Monday, May 23, 2011
Even to this day, I still use many of these hints to help me get going or to keep me moving. As with all things ra, what works for me might not work for you. All I can offer is the hope that maybe one of these tips will help you in some way to get to whatever it is you want to do. Even if it isn't a job.
After being diagnosed with ra, I was forced to set my alarm several hours earlier. Why you may ask (although I am suspecting you may already have guessed)? To take my medications and give them time to kick in before I had to get out of bed. My ra kept me in such pain, early on, that I had no choice. If I didn't make sure that all my medications where fully working, I couldn't put one foot on the floor. And I was desperate to keep my job and to keep going.
Breakfast usually consisted of cereal, oatmeal or possibly quiche (if I had previously double batch cooked). I also tried to keep fresh washed fruit available.
Guys you are so lucky! Ahhhhh...the dreaded hair and makeup. For this I usually pulled my hair back into a ponytail and I was pretty minimalistic with the makeup. A touch of eye shadow, mascara, rouge and lipstick did it for me. Back when I was working they hadn't come out with Bare Minerals which I swear by now. And for those that insist on blow drying your hair, there are blow dryer devices that some swear by (a stand of sorts so that you don't have to hold the blow dryer in your hands).
My son had the job of clearing the table and stacking the dishwasher while I gathered my daughter, 7 at the time, to walk her to the bus stop. My son walked to high school on his own. He was 17 at the time of my ra diagnoses.
Next I headed onto the 5 freeway running between Valencia and Burbank, Ca. At that time, I owned a Sabb with a stick shift. Needless to say, one of the very first things I wanted to do was get a car with automatic transmission. We couldn't afford one at the time. Oh how I wish we could!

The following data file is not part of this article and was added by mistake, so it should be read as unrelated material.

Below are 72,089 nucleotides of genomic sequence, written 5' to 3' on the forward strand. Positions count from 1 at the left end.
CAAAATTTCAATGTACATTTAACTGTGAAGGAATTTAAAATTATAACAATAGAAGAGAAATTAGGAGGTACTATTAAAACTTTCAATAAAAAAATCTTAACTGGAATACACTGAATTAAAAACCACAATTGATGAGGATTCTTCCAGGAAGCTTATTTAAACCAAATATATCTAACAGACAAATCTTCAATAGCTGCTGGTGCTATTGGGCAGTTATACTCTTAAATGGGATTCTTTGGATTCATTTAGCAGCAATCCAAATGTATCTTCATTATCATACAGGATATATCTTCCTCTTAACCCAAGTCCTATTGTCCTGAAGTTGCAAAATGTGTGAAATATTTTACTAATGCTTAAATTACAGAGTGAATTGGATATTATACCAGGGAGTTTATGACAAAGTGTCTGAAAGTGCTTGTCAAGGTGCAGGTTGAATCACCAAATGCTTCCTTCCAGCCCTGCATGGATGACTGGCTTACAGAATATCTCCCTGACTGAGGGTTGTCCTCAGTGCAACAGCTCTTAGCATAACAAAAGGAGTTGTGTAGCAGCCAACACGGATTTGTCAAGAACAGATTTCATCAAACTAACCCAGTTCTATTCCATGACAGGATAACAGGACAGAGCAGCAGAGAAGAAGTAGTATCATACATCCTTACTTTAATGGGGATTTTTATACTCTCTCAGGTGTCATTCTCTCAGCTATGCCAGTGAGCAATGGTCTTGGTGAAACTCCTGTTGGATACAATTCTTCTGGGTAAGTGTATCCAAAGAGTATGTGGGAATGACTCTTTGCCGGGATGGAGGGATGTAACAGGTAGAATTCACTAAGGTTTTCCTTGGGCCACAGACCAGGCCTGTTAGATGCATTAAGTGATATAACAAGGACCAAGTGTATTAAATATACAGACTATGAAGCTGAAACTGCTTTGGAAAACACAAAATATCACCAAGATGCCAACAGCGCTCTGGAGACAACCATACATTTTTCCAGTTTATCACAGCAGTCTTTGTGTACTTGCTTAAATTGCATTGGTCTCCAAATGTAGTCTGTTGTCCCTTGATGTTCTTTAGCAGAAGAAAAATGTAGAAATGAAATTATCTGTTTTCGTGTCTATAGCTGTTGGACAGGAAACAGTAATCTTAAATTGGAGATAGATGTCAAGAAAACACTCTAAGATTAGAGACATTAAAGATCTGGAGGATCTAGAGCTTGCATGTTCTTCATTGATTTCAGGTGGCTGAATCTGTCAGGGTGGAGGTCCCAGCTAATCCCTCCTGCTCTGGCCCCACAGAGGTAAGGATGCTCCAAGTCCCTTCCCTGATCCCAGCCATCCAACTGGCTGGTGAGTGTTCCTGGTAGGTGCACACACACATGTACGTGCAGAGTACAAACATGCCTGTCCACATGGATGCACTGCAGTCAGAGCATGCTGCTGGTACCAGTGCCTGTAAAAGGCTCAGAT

I know that one of the most frustrating things for me were doctor appointments. None of the rheumatologists in the area stayed open past 5pm. Why? Don't they realize that patients work? Don't they realize how difficult it is to juggle a job, child care and getting to their offices for followup visits, lab work, etc.? I was lucky in the sense that I could play around with my start and finish time at work. Not flex time per se but something like that. Unfortunately, when I did switch my hours I also had to juggle the care for my 7 year old. My husband worked 24/7 and I swear during those years I was a single parent. Ironically, this practice of closing the doctor's office at 5pm still seems to be prevalent. And if their office is open past 5pm, it is almost impossible to get an appointment because so many people need later hours. Duh! Hint to rheumatologists or any doctor for that matter!
Think me crazy if you will, but I often went out in my car for lunch to take a nap. I used the excuse that I needed quite time. Truth be told, I was exhausted and needed to sleep. I had a portable alarm clock. We have cell phones now with alarms that will work just fine. And my car was parked in a safe area where I didn't have to worry.